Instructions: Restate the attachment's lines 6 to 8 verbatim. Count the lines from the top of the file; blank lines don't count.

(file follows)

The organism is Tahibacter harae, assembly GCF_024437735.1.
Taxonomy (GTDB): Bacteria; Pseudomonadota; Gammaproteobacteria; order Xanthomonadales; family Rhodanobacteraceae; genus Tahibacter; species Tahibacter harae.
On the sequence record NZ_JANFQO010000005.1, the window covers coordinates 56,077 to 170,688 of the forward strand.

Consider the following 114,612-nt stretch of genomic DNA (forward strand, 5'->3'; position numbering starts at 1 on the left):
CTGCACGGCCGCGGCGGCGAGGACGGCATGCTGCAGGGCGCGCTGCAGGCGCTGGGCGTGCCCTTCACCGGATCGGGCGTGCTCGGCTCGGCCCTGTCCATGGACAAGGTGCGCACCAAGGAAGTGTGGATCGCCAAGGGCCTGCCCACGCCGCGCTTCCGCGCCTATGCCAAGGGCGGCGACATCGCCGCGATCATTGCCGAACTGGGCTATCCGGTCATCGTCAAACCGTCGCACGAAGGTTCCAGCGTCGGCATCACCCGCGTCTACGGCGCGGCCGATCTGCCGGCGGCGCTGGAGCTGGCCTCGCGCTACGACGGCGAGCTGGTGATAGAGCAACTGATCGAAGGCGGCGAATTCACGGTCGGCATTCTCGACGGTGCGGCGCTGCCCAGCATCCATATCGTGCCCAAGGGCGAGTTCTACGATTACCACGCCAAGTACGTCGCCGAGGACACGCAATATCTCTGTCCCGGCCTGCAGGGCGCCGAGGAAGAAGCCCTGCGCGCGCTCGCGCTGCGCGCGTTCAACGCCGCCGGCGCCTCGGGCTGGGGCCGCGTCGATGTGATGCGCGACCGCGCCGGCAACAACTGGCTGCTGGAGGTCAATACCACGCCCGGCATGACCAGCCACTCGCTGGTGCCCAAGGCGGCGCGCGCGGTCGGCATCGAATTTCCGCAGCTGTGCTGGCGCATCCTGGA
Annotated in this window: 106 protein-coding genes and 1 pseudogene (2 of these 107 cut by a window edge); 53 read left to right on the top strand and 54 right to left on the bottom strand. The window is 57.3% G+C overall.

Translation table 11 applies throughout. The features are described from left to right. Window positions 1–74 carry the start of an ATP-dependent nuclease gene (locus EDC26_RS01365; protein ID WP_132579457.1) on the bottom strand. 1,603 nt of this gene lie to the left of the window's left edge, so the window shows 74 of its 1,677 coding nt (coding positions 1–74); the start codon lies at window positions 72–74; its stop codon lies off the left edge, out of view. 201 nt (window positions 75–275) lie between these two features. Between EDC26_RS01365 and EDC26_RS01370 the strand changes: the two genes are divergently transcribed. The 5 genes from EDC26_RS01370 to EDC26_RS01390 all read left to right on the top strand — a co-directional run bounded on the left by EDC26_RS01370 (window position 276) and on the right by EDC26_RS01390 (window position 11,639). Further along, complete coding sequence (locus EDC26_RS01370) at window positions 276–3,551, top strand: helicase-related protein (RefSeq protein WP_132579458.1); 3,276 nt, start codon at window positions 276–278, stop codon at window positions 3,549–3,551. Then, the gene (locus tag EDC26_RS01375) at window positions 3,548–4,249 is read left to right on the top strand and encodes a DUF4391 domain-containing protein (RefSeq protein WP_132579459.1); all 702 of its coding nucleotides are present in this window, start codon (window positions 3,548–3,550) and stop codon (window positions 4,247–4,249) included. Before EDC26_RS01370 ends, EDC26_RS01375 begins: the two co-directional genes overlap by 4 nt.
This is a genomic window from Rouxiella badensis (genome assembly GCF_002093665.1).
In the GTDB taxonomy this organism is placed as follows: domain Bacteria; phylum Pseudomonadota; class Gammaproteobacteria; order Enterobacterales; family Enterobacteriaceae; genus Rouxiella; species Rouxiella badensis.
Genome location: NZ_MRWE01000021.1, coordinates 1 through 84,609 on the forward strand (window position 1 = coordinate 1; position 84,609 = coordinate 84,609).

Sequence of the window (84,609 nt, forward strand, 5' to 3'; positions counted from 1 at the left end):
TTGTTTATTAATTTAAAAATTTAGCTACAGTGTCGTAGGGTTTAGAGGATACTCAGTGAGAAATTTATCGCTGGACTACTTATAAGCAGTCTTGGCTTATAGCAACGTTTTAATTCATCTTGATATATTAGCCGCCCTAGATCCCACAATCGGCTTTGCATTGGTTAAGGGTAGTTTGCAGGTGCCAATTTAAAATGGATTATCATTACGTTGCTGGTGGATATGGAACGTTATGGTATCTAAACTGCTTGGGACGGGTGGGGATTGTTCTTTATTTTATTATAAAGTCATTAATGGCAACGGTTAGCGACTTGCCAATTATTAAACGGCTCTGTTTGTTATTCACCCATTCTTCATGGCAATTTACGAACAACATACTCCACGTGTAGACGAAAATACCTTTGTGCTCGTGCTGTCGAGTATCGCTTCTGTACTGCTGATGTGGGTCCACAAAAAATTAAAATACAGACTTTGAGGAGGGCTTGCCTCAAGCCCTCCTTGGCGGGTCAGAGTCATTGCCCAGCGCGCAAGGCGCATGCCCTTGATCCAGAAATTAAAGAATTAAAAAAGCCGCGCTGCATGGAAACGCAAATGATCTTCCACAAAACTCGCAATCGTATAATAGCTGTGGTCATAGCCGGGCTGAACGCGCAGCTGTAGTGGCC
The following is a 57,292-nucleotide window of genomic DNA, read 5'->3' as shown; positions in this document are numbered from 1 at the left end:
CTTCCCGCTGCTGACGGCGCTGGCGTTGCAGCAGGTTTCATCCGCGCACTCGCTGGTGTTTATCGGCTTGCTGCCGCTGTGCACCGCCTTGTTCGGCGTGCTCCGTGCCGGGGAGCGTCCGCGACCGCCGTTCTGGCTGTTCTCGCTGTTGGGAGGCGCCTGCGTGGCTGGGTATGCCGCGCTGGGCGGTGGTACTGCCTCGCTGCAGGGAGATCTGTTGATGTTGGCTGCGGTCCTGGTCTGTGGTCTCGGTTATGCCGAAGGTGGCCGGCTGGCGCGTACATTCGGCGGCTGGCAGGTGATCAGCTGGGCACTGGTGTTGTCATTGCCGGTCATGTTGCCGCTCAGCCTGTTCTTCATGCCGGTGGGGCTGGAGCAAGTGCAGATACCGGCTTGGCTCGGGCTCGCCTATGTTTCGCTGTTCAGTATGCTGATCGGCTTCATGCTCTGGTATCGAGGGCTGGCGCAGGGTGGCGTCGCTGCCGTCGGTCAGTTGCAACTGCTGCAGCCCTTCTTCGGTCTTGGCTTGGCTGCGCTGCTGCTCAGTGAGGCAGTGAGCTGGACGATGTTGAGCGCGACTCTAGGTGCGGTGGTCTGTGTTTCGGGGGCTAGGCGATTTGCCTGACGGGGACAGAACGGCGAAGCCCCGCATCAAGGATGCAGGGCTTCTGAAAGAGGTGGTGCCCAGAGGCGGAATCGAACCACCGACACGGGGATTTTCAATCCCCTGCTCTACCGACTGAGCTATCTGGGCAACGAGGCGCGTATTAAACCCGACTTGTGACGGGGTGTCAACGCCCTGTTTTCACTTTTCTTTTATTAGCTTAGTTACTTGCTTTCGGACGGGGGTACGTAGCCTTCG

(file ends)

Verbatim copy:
Annotated in this window: 106 protein-coding genes and 1 pseudogene (2 of these 107 cut by a window edge); 53 read left to right on the top strand and 54 right to left on the bottom strand. The window is 57.3% G+C overall.

Translation table 11 applies throughout. The features are described from left to right. Window positions 1–74 carry the start of an ATP-dependent nuclease gene (locus EDC26_RS01365; protein ID WP_132579457.1) on the bottom strand. 1,603 nt of this gene lie to the left of the window's left edge, so the window shows 74 of its 1,677 coding nt (coding positions 1–74); the start codon lies at window positions 72–74; its stop codon lies off the left edge, out of view. 201 nt (window positions 75–275) lie between these two features. Between EDC26_RS01365 and EDC26_RS01370 the strand changes: the two genes are divergently transcribed. The 5 genes from EDC26_RS01370 to EDC26_RS01390 all read left to right on the top strand — a co-directional run bounded on the left by EDC26_RS01370 (window position 276) and on the right by EDC26_RS01390 (window position 11,639). Further along, complete coding sequence (locus EDC26_RS01370) at window positions 276–3,551, top strand: helicase-related protein (RefSeq protein WP_132579458.1); 3,276 nt, start codon at window positions 276–278, stop codon at window positions 3,549–3,551. Then, the gene (locus tag EDC26_RS01375) at window positions 3,548–4,249 is read left to right on the top strand and encodes a DUF4391 domain-containing protein (RefSeq protein WP_132579459.1); all 702 of its coding nucleotides are present in this window, start codon (window positions 3,548–3,550) and stop codon (window positions 4,247–4,249) included. Before EDC26_RS01370 ends, EDC26_RS01375 begins: the two co-directional genes overlap by 4 nt.
This is a genomic window from Rouxiella badensis (genome assembly GCF_002093665.1).